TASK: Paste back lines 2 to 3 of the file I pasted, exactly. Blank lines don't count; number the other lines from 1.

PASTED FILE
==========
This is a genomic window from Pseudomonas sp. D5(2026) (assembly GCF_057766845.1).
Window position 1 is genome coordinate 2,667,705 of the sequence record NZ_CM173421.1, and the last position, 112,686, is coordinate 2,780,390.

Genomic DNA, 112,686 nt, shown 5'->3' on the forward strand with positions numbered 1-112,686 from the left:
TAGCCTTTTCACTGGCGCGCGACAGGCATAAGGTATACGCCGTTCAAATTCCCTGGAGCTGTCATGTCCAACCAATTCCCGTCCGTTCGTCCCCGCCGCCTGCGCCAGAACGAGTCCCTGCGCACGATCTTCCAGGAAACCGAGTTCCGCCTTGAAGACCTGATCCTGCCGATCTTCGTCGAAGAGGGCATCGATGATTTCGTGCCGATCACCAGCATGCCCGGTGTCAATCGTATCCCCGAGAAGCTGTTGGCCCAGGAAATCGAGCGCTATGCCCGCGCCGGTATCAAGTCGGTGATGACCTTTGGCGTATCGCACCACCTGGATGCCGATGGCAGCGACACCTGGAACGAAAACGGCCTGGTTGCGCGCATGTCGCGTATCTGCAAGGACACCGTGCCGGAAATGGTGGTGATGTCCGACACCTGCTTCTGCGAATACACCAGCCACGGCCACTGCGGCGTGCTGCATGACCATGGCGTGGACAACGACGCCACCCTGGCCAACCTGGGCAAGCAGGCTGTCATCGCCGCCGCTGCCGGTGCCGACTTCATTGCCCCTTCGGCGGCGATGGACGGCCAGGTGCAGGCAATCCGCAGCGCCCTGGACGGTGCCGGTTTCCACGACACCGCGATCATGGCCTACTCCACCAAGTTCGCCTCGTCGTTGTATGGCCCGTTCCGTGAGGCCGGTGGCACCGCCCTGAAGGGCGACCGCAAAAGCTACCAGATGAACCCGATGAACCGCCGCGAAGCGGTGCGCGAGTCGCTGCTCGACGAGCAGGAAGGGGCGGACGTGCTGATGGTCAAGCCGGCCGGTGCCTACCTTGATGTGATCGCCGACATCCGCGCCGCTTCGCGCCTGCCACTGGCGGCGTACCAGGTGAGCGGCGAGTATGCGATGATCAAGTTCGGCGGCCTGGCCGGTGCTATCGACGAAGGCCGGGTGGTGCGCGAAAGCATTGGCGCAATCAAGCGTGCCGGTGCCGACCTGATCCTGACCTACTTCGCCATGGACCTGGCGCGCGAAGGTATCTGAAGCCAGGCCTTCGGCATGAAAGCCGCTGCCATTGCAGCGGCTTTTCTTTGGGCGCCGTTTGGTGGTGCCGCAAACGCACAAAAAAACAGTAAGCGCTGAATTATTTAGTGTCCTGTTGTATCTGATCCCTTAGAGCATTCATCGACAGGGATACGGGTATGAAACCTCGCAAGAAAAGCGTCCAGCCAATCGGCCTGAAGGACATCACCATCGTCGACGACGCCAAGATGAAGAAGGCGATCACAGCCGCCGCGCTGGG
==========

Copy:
Window position 1 is genome coordinate 2,667,705 of the sequence record NZ_CM173421.1, and the last position, 112,686, is coordinate 2,780,390.

Genomic DNA, 112,686 nt, shown 5'->3' on the forward strand with positions numbered 1-112,686 from the left: